FDA Publishes Guidance to Help in Developing New ALS Therapies

FDA Publishes Guidance to Help in Developing New ALS Therapies

After gathering input from patients, researchers, and advocates, the U.S Food and Drug Administration (FDA) has released new guidance on the development of therapies for amyotrophic lateral sclerosis (ALS).

Among its recommendations, it is advising more communication with companies early on in the product development process, access to experimental therapies through compassionate use or the Right to Try Act, and broader inclusion criteria in clinical trials.

The final guidance, “Amyotrophic Lateral Sclerosis: Developing Drugs for Treatment Guidance for Industry,” issued by the Center for Biologics Evaluation and Research, is intended to help companies and researchers develop new therapies, while providing the agency’s view of clinical trial designs and ways to measure effectiveness.

“We know the lack of new treatments for ALS is deeply frustrating for patients and caregivers,” reads a joint statement by Norman E. “Ned” Sharpless, MD, the FDA’s acting commissioner of food and drugs, Janet Woodcock, MD, director of the Center for Drug Evaluation and Research, and Peter Marks MD, PhD, director of the Center for Biologics Evaluation and Research. “Staff from the FDA have been meeting regularly with members of the ALS community, including patients, their families and caregivers, and have heard their concerns loud and clear.”

One recommendation is for scientists and companies to interact with the FDA early in product development, so that the agency can advise the companies on how to carry out these programs and to efficiently design studies required to obtain regulatory approval. However, because the recommendations are non-binding, the agency “is open to considering alternative approaches to meeting our requirements for approval,” according to the statement.

Communication with patients is also key in helping companies understand how people with ALS view treatment goals and risks.

In clinical trials, all patients “should receive the best standard of care, and no patient should be denied effective therapies” as opposed to receiving a placebo. Companies also should not “unnecessarily exclude patients from trial enrollment based on characteristics such as age or disease stage,” although selecting specific groups may be justified.

To expedite trials and avoid the use of a placebo, the agency recommends approaches such as master protocols — a single infrastructure, trial design, and protocol to simultaneously assess different therapies with a common placebo group — and add-on designs, which test investigational medications in patients already on an existing ALS treatment.

In later stages of development, the companies may consider so-called decentralized studies, where methods including mobile technologies help collect data “in patients’ homes or by their local providers, to facilitate broader and potentially faster enrollment,” the guidance reads.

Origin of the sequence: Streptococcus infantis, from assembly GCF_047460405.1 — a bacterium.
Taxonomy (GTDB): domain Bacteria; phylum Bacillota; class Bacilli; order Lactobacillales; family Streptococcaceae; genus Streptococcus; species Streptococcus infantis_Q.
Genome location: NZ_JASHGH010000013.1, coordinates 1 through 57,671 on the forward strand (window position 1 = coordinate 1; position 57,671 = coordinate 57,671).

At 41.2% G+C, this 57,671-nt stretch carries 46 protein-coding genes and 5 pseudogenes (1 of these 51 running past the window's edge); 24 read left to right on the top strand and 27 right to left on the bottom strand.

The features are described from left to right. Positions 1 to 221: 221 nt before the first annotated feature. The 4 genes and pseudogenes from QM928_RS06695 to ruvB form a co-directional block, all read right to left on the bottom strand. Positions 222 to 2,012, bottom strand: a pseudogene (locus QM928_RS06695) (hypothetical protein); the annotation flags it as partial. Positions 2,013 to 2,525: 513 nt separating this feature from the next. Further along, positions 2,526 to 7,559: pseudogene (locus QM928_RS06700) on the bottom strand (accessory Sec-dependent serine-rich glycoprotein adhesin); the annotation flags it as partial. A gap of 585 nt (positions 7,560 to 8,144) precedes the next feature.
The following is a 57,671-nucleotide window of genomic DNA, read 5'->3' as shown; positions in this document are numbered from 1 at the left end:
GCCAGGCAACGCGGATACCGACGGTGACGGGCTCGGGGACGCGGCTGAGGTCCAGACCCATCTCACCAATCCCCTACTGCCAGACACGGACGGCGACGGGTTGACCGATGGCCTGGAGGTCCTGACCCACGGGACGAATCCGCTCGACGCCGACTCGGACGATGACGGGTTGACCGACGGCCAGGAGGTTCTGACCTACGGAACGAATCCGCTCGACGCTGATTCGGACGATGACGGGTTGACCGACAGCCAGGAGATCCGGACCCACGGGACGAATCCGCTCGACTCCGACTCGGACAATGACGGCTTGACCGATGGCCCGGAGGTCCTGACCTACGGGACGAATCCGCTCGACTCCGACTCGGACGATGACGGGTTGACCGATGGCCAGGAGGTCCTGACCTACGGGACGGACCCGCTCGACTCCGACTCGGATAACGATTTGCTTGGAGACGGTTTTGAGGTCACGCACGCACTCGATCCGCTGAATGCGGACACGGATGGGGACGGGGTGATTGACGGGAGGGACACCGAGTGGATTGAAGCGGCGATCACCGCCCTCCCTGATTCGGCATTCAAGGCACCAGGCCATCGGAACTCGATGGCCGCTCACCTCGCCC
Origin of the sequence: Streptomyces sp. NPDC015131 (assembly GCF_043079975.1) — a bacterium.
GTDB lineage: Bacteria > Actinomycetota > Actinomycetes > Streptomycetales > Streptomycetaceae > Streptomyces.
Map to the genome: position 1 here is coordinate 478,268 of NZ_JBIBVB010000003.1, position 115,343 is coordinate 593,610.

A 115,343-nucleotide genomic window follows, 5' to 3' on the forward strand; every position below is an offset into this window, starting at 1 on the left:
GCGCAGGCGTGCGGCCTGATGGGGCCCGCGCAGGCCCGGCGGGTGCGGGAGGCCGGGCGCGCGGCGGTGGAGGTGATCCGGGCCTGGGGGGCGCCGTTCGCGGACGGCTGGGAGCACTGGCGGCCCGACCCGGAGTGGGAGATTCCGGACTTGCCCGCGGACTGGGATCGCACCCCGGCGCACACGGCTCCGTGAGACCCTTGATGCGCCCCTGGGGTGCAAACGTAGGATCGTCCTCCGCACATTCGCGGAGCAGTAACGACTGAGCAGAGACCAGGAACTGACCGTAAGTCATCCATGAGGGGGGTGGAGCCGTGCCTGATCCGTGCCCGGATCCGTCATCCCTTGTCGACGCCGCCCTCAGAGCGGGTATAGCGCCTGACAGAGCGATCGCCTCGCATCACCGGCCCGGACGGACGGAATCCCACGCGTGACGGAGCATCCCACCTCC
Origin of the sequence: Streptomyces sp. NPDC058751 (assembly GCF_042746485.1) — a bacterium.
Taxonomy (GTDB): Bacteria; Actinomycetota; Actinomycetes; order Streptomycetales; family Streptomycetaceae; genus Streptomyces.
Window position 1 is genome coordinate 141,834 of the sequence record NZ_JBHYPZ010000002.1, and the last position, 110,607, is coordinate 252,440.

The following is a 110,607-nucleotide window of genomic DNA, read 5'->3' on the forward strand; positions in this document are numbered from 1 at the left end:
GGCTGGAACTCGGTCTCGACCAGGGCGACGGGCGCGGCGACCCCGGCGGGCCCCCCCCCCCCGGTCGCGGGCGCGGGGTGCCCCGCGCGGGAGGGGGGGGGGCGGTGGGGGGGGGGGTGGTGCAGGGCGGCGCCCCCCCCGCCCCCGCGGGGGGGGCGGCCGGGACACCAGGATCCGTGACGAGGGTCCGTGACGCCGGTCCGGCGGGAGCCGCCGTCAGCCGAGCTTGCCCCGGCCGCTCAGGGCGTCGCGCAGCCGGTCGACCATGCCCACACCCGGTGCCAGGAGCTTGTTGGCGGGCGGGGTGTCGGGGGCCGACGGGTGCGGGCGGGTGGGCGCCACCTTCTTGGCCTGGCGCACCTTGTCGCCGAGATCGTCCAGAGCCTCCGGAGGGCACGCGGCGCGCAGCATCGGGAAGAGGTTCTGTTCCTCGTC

At all phases, the agency recommends incorporating exploratory biomarkers. Trials lasting six to 12 months should be sufficient to establish meaningful benefits, it says.

As for how to measure efficacy, the FDA recommends the ALS Functional Rating Scale-Revised or similar scales, patient-reported outcomes, assessments of muscle strength and respiratory function, as well as analyzing the effect on mortality. Yet, it supports “regulatory flexibility” with medical products for serious diseases including ALS, while still ensuring their effectiveness and favorable benefit-to-risk profile.

“As such, we stand ready to use the expedited development and approval programs available to help bring new treatments for ALS to patients as quickly as possible,” the statement says.

Another aspect covered in the guidance is patients’ willingness to seek out investigational products. The agency “remains committed to helping patients and health care professionals evaluate options,” which include participating in a clinical study, having access to an unapproved therapy through compassionate use or providing information about the Right to Try Act, which provides early access to experimental therapies to patients unable to join a clinical trial and who have tried all approved options.

Still, the FDA notes that companies must be willing to provide access to treatments under compassionate use and Right to Try. It also encourages companies to offer access to treatment candidates after trial completion “when continued access to a promising medicine would be appropriate under the expanded access program.”

The agency also asks pharmaceutical companies to provide updated information about their research in ALS and about whether their products are available via compassionate use or Right to Try. It further mentions that, as noted in the expanded access guidance, assessing serious adverse events in these programs must consider the context in which the treatment is provided.

“We want to reassure sponsors that providing a drug under expanded access very rarely impacts development timelines,” the FDA says.